What if, in the last days of our lives we discover that we have been experiencing only a tiny sliver of the canvas of life? We may have used rich browns, deep reds, and luscious greens, but on a corner of life so small as to be insignificant, mostly.
Well, I don’t really think this will happen, because we all know the important things in life, family, community, education, and an honest living, seasoned with art, nature, music, and for some, religion and sports. But really, why are we always so busy? What is the rush? What is really important? Why am I even thinking about this?
Partly it is because I am in my childhood home, visiting my aged but vibrant parents. Mostly it is because of the two books I just read, by Elinore Pruitt Stewart, Letters of a Woman Homesteader and Letters on an elk hunt. They were recommended by my wonderful graduate student, Katie Geist. I read them on the free Kindle editions. One of the odd things this lets you do is see what other people underlined in the book. Those passages appeared with a jiggly line underneath. They were not the colorful nature pieces I loved. They were mostly the pieces about getting by with little, or how what is important in life is how hard you strive and whom you help, those sorts of tiresome self-motivational passages.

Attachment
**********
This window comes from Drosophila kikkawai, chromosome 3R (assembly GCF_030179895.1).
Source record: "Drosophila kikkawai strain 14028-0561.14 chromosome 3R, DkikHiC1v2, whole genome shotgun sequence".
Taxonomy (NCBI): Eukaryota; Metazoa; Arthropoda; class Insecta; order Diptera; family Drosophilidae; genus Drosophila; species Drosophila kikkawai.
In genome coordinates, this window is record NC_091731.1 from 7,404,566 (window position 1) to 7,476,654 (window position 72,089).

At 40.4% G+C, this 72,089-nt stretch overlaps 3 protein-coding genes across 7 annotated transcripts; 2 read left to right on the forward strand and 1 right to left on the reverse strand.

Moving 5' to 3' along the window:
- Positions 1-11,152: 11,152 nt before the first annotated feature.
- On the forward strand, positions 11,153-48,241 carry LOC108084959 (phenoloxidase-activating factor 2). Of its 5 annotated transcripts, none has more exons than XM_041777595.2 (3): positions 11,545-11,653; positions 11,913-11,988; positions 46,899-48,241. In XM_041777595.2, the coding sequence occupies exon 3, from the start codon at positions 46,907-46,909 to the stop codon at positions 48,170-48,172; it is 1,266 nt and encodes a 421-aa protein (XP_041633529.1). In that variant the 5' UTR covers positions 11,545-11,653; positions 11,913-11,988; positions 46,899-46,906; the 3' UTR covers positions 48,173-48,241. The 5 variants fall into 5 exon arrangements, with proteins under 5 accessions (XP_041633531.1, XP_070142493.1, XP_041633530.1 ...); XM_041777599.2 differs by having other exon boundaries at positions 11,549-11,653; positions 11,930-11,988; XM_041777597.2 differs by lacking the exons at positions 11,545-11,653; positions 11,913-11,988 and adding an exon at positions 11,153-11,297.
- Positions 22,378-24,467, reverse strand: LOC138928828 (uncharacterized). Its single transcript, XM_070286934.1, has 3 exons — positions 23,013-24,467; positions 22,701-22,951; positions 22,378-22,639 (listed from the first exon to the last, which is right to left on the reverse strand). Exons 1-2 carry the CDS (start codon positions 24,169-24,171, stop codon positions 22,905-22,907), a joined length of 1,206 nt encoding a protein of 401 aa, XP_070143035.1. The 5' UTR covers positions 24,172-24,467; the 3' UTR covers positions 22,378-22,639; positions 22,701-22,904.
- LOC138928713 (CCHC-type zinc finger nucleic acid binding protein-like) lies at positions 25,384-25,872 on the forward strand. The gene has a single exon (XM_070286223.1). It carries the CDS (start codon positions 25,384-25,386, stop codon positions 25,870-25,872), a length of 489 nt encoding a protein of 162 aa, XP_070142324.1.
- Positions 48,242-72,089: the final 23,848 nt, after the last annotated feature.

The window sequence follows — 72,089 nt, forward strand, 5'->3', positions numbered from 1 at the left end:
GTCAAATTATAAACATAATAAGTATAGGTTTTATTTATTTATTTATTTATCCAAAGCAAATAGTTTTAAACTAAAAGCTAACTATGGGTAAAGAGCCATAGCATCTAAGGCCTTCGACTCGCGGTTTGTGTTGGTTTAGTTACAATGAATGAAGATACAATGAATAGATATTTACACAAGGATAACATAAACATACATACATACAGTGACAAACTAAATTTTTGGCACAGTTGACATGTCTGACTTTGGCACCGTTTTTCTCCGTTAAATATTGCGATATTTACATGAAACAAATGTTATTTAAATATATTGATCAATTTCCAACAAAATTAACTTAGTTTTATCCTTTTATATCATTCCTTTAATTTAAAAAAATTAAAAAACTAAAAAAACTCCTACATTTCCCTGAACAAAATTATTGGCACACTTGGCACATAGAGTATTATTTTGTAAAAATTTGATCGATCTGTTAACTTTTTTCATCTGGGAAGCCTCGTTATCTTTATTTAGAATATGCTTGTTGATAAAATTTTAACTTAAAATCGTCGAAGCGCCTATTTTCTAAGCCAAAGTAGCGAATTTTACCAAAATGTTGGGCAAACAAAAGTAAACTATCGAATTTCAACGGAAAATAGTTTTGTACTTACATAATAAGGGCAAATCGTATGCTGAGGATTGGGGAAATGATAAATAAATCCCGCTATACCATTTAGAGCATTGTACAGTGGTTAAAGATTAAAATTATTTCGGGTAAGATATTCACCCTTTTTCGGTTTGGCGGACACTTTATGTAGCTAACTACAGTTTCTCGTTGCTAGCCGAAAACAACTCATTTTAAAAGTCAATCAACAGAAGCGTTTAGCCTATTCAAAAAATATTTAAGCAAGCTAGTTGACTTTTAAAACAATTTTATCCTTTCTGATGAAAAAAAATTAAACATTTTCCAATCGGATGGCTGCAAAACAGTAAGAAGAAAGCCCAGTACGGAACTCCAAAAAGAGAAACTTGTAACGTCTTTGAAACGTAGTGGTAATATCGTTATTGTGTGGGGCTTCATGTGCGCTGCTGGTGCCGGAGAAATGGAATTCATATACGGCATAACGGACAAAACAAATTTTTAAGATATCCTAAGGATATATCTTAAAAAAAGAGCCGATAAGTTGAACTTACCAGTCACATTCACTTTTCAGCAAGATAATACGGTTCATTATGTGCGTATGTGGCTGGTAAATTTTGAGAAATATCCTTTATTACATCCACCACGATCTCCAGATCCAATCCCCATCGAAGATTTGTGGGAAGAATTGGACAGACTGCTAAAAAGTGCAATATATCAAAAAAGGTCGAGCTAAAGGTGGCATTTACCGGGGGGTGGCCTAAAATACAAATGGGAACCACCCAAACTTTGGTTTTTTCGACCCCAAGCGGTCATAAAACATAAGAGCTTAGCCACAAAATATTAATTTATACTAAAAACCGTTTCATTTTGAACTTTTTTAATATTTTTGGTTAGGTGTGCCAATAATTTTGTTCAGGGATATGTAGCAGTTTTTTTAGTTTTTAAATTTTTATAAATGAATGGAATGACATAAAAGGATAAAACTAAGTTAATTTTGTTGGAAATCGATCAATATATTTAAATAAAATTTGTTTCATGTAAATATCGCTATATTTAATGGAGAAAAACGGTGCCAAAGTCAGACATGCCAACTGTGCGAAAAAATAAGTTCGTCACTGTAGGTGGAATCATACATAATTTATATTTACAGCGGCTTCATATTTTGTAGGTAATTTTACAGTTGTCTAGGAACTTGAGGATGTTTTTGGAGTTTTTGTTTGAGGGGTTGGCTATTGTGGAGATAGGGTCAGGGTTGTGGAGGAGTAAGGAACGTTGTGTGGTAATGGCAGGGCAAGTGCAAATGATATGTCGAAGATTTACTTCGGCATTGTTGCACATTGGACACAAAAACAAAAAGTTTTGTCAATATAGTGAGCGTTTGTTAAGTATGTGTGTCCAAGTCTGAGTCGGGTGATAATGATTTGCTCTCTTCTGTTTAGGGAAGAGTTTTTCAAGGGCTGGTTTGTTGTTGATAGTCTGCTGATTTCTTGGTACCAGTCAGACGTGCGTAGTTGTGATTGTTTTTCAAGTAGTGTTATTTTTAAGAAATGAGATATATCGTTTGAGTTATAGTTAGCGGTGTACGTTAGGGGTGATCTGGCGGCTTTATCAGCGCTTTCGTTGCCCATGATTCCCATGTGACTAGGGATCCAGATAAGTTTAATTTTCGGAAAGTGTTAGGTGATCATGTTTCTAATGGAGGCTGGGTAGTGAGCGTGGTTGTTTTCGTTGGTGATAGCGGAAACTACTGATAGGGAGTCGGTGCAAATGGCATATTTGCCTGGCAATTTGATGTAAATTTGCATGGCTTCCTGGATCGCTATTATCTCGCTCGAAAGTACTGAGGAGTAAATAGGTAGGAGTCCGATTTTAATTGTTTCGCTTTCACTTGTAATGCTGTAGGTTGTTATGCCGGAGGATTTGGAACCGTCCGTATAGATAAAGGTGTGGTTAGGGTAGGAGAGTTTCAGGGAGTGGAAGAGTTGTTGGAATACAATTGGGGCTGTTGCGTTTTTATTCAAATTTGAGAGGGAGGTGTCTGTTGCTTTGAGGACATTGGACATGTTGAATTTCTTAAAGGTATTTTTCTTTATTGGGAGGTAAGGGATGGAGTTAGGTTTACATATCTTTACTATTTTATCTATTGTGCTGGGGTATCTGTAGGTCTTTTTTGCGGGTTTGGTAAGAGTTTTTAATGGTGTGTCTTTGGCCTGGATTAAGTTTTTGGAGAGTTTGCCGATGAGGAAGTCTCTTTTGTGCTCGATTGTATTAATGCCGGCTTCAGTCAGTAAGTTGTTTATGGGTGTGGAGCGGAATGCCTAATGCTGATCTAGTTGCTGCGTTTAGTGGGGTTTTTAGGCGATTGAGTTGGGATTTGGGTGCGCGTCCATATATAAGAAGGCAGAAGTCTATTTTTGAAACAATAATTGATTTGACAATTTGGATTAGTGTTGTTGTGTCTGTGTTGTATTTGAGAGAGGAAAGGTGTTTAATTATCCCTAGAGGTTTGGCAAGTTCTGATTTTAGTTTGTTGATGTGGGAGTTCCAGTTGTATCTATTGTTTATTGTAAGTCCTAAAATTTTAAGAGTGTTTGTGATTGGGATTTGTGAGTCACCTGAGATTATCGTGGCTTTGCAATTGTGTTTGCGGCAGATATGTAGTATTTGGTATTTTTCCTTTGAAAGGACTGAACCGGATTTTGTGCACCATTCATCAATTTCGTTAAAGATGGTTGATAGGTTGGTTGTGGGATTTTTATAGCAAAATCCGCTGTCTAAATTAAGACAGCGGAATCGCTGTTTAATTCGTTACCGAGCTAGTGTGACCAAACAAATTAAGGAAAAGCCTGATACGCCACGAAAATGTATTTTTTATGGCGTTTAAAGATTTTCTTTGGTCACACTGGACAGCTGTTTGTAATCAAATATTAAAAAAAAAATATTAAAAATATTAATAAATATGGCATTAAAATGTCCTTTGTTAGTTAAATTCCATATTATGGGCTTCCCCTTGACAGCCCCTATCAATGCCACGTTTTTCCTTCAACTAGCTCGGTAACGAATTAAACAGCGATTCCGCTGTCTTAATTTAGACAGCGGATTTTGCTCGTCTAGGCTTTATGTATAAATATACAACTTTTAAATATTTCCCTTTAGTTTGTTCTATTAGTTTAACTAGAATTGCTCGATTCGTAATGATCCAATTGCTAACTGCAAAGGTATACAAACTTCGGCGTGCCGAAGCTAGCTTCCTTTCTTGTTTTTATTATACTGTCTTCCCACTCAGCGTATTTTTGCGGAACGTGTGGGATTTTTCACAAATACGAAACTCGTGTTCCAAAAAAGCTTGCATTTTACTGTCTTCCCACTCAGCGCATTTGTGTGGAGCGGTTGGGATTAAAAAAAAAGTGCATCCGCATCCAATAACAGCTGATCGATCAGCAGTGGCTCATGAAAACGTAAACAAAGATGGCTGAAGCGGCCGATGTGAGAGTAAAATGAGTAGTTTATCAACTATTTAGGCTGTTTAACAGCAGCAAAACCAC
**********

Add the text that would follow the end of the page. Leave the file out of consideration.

What struck me most about the books was how much time people had, even though they were often working long hours just to keep the farm going. This is in particular true about the elk hunt. I couldn’t say exactly how long it took, but it was certainly several weeks. When did you last do something really different for several weeks? Why did Elinore have time for this long elk hunt if I don’t have time for something similar? What keeps me and you so busy? Checking Facebook? Buying stuff? Keeping up with email?
The theme I’m intrigued with right now is that what might be out there not far from home, but right at home that involves a very different use of time. My elk hunt might be right there in the rich soil of northern Missouri. Where is yours?